by David Corey, Anthony Diecidue, Dave Lanphear, Perry Freeze, Mike Vosburg
Digital Edition – Read June 28, 2013
Release Date: July 9, 2013
Length: 272 pages
It is the dawn of World War I, and Sherlock Holmes has been dead for 20 years. Professor James Moriarty is a lost man, but he’s called back into the fray when MI5 blackmails him into finding Holmes’ long-lost brother, Mycroft. What at first appears to be a routine case leads to a web of intrigue that involves a psychic box and its creator, a woman from Moriarty’s past, and a new villain that threatens to be greater than Moriarty ever was! This deluxe, hardcover edition collects Moriarty #1-9, the first and second story arcs of the acclaimed series (“The Dark Chamber” and “The Lazarus Tree”).
I am not a Sherlock Holmes aficionado, but I do enjoy Holmes and gang, I love the deduction and being involved in figuring out the puzzles. This book isn’t about Holmes, not directly, this graphic novel follows Moriarty 20 years past the death of his arch nemesis, Sherlock Holmes. At first I didn’t really enjoy it, the art was odd to me, and getting inside of Moriarty’s head is equally strange, especially seeing as he really isn’t how I expect him to be. Honestly the afterward of this book says exactly how I feel about Moriarty. This book shows a post-Holmes Moriarty, not as a bad guy, though he’s not a good guy either, but he seems to almost take up Holmes’ mantle, follow in the footsteps of deductive reasoning and mystery solving. Though in a twisted and dark way. The art, like I said, hated it at first, it felt rough, it felt rushed, but as I read on it grew on me and now I find it lush and beautiful. The art should be rough, it’s a rough story Moriarty is a rough character who’s been through a lot and has so much going on that the art fit him perfectly. I love the idea, now, of getting to see a new version, a new perspective on the characters of Conan Doyle. I think this is a must for fans of this genre, its beautiful art and interesting story lines (2 different arcs) draw the reader in and captivates them. Loved it.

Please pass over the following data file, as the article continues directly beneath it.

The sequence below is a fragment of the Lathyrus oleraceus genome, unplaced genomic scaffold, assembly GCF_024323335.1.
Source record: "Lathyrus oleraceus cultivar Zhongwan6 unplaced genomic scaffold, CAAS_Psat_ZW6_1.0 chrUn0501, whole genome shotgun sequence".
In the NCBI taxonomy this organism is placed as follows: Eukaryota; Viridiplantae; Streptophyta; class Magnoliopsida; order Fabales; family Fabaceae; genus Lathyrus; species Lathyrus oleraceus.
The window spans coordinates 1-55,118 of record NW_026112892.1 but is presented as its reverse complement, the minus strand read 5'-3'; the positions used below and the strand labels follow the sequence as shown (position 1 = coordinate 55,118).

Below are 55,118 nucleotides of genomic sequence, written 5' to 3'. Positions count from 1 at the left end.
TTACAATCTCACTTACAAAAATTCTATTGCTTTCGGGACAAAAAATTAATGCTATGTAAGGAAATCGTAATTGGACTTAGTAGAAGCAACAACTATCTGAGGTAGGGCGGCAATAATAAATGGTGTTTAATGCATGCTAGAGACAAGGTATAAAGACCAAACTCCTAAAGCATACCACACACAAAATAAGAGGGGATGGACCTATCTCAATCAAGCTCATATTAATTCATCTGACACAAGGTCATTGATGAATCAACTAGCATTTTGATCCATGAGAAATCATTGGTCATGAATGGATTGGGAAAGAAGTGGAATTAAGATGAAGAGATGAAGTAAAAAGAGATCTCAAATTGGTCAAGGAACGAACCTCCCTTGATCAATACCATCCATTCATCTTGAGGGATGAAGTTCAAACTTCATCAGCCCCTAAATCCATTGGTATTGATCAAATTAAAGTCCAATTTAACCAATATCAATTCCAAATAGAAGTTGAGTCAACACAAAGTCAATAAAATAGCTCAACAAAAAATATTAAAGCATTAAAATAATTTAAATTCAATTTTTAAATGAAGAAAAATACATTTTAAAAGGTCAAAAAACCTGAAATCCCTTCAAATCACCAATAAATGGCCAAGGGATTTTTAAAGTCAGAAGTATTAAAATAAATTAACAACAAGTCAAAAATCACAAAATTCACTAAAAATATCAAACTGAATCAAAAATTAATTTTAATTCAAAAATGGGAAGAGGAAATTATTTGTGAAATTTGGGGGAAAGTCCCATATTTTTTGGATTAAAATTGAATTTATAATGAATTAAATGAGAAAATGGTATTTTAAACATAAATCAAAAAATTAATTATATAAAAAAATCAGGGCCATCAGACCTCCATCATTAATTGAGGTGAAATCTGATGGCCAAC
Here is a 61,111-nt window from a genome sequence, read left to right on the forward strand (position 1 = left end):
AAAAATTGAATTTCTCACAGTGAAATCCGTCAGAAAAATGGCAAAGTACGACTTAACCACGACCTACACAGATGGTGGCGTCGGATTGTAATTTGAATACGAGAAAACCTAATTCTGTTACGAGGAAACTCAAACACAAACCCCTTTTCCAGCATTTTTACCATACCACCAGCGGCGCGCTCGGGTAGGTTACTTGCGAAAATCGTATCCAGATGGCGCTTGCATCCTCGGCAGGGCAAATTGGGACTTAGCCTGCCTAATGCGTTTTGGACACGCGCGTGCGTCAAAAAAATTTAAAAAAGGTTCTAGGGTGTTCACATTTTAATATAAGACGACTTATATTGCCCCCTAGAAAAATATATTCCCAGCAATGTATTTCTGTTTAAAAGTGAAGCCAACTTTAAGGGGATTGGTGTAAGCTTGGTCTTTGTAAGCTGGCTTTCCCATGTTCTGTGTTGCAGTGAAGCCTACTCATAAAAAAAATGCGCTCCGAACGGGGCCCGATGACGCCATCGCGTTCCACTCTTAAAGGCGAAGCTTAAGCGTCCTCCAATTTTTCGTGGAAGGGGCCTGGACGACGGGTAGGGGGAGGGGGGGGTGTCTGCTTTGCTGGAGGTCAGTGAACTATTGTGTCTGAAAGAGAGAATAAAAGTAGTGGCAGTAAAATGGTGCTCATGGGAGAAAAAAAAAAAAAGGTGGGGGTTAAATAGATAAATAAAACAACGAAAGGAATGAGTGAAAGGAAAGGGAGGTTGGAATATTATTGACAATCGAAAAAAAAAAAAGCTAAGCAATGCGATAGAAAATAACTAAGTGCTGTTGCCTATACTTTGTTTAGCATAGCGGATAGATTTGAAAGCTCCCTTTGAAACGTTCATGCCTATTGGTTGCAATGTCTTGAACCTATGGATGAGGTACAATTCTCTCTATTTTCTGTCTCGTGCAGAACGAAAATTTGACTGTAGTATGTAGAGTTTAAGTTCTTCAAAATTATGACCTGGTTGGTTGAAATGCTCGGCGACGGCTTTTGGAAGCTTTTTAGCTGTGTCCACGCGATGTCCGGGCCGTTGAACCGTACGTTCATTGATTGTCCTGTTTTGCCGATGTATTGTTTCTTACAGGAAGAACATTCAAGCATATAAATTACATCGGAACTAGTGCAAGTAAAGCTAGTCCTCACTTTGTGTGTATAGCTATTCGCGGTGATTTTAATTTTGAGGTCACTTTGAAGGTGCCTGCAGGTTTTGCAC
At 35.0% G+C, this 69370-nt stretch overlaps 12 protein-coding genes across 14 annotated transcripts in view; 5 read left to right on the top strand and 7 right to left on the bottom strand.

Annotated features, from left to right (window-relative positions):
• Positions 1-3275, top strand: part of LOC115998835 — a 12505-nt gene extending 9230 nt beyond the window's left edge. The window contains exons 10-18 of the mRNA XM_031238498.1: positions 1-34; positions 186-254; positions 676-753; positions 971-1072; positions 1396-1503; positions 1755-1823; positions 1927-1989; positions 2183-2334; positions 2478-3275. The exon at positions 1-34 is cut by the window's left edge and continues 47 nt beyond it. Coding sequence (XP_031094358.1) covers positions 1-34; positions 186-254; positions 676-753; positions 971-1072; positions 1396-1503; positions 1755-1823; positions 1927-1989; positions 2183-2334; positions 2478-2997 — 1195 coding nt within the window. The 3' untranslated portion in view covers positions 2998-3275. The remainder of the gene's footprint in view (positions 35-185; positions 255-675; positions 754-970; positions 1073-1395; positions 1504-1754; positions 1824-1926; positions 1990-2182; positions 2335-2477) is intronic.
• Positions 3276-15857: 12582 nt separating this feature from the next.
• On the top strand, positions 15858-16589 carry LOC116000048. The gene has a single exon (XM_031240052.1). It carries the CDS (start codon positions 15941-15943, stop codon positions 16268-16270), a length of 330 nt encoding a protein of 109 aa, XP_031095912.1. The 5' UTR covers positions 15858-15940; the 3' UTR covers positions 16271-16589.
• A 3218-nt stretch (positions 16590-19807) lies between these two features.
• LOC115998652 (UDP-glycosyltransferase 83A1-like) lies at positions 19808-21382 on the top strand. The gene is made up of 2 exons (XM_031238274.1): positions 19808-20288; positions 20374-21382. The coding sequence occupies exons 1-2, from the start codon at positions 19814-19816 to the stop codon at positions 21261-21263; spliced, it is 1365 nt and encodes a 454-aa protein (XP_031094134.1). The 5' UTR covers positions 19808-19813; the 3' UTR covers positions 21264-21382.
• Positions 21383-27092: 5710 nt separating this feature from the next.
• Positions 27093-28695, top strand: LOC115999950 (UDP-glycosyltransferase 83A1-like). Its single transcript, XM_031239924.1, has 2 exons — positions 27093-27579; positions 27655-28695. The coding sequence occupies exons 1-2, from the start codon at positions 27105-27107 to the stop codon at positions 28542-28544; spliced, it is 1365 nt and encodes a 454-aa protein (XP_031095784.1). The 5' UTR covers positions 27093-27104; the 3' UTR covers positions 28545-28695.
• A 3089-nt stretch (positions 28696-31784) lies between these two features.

I did receive this book for free for an honest review!